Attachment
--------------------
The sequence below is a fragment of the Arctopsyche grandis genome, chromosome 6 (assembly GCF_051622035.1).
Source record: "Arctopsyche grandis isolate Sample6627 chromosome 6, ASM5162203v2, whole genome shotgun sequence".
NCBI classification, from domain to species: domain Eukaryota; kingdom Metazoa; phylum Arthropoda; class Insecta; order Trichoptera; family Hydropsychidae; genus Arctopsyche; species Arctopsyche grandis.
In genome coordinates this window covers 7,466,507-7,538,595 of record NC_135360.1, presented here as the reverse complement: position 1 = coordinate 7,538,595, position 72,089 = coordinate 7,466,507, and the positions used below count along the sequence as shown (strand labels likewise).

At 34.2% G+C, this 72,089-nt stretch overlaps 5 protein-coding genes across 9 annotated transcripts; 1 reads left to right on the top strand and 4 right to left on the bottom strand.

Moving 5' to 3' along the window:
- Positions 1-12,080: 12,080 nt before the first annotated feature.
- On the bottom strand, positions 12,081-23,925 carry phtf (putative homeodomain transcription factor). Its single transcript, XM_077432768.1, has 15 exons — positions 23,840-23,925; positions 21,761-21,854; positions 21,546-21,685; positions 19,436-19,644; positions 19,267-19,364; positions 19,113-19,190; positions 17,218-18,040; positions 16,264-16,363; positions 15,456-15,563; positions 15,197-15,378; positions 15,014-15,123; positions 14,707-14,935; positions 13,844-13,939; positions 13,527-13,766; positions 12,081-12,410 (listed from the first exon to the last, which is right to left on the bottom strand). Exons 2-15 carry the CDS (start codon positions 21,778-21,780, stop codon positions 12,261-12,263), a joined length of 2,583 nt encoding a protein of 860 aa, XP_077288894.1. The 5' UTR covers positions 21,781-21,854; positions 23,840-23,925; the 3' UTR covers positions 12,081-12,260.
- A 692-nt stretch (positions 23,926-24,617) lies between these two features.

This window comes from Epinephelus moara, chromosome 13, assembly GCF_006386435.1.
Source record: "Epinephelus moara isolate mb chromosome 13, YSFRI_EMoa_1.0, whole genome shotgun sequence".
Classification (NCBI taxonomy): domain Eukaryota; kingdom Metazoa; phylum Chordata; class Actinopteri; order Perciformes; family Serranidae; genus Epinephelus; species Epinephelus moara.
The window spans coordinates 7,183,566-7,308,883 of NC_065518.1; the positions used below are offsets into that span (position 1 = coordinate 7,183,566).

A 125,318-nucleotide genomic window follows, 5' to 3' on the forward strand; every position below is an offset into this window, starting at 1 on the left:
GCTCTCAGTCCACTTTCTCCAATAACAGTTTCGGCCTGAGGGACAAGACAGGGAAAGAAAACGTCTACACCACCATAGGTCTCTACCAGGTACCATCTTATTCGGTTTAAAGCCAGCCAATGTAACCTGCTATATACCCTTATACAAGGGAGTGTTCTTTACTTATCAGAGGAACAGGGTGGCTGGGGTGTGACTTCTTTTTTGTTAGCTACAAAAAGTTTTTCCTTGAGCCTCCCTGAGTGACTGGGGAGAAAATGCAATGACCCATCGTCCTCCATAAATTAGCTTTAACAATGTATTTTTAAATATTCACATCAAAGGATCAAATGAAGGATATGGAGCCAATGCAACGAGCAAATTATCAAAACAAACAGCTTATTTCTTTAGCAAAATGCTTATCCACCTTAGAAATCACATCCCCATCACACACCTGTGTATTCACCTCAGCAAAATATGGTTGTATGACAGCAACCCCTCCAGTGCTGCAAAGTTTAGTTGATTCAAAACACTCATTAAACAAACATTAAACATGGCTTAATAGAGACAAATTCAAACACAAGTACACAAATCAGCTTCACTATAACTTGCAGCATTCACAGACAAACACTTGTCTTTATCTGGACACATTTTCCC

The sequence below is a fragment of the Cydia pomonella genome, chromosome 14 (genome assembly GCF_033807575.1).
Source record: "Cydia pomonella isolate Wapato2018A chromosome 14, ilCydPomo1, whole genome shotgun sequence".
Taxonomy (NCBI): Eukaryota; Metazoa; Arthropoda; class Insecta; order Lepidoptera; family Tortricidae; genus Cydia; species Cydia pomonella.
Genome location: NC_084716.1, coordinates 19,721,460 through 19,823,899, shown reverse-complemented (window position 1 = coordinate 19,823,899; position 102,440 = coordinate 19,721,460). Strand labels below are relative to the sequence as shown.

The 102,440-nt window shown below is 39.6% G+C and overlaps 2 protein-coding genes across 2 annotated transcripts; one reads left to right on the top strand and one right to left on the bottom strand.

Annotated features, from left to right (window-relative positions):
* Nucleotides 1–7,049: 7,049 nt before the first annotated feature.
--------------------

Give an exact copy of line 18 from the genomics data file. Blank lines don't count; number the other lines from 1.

Taxonomy (NCBI): Eukaryota; Metazoa; Arthropoda; class Insecta; order Lepidoptera; family Tortricidae; genus Cydia; species Cydia pomonella.